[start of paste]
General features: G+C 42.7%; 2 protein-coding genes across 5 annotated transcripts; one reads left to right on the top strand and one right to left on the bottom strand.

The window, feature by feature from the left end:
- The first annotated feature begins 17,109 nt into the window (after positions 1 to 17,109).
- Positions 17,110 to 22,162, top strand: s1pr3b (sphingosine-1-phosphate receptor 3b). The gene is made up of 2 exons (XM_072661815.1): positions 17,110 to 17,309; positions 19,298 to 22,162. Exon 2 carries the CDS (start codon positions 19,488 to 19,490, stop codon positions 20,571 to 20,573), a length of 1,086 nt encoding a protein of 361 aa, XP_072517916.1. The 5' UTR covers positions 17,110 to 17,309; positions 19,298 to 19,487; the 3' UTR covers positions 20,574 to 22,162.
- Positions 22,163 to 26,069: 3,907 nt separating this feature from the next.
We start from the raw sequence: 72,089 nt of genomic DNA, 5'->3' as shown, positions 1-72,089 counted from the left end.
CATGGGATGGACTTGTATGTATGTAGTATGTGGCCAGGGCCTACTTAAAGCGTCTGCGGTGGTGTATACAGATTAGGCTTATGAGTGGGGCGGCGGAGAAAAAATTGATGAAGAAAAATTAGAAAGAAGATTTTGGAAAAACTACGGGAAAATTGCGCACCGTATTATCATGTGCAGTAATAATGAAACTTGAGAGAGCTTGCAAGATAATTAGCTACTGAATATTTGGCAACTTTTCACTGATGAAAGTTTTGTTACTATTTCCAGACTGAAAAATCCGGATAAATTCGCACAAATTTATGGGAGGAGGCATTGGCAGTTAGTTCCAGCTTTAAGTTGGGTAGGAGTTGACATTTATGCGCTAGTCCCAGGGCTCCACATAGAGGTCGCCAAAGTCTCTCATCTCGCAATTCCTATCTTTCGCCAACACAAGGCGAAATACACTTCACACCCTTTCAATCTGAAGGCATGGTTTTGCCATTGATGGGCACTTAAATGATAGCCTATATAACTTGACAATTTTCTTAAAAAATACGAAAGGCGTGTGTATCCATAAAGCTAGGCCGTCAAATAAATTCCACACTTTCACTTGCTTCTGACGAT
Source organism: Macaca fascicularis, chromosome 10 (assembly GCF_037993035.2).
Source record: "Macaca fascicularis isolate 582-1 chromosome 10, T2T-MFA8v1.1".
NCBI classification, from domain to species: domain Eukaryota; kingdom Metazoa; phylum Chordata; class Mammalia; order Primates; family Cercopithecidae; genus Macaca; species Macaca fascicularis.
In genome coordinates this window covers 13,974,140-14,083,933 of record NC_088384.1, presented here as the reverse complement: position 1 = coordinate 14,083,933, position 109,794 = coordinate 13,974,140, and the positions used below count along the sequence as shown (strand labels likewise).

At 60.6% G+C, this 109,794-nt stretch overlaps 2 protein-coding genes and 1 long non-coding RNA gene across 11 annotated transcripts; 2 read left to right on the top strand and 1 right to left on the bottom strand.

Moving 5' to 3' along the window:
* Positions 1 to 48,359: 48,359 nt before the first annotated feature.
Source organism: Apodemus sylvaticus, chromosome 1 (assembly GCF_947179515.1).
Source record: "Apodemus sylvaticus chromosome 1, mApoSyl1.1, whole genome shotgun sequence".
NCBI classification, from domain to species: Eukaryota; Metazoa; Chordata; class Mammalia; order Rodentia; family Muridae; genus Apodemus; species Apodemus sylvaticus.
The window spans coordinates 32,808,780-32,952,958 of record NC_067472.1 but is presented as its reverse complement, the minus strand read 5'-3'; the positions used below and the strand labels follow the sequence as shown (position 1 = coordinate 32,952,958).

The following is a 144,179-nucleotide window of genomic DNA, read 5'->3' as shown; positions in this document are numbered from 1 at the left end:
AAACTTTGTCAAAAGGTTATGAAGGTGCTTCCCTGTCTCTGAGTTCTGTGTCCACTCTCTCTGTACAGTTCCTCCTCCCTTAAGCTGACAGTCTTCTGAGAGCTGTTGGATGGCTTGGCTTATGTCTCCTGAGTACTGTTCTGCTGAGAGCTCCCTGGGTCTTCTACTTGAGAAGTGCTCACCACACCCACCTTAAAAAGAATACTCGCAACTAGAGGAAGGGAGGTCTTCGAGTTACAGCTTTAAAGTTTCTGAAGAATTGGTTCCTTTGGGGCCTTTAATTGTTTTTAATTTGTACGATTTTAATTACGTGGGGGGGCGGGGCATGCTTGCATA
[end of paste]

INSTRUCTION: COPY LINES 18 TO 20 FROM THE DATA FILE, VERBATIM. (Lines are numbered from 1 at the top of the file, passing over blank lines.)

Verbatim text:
The window spans coordinates 32,808,780-32,952,958 of record NC_067472.1 but is presented as its reverse complement, the minus strand read 5'-3'; the positions used below and the strand labels follow the sequence as shown (position 1 = coordinate 32,952,958).

The following is a 144,179-nucleotide window of genomic DNA, read 5'->3' as shown; positions in this document are numbered from 1 at the left end:
AAACTTTGTCAAAAGGTTATGAAGGTGCTTCCCTGTCTCTGAGTTCTGTGTCCACTCTCTCTGTACAGTTCCTCCTCCCTTAAGCTGACAGTCTTCTGAGAGCTGTTGGATGGCTTGGCTTATGTCTCCTGAGTACTGTTCTGCTGAGAGCTCCCTGGGTCTTCTACTTGAGAAGTGCTCACCACACCCACCTTAAAAAGAATACTCGCAACTAGAGGAAGGGAGGTCTTCGAGTTACAGCTTTAAAGTTTCTGAAGAATTGGTTCCTTTGGGGCCTTTAATTGTTTTTAATTTGTACGATTTTAATTACGTGGGGGGGCGGGGCATGCTTGCATA